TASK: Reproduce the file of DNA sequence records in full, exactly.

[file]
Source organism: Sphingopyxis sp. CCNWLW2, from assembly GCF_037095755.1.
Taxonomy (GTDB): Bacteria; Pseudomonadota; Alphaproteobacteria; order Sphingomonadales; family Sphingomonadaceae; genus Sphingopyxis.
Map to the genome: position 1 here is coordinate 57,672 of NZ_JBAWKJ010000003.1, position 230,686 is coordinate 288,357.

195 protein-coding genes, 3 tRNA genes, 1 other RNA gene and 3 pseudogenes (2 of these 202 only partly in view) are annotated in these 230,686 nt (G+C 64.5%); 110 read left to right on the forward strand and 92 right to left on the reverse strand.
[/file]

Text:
Source organism: Sphingopyxis sp. CCNWLW2, from assembly GCF_037095755.1.
Taxonomy (GTDB): Bacteria; Pseudomonadota; Alphaproteobacteria; order Sphingomonadales; family Sphingomonadaceae; genus Sphingopyxis.
Map to the genome: position 1 here is coordinate 57,672 of NZ_JBAWKJ010000003.1, position 230,686 is coordinate 288,357.

195 protein-coding genes, 3 tRNA genes, 1 other RNA gene and 3 pseudogenes (2 of these 202 only partly in view) are annotated in these 230,686 nt (G+C 64.5%); 110 read left to right on the forward strand and 92 right to left on the reverse strand.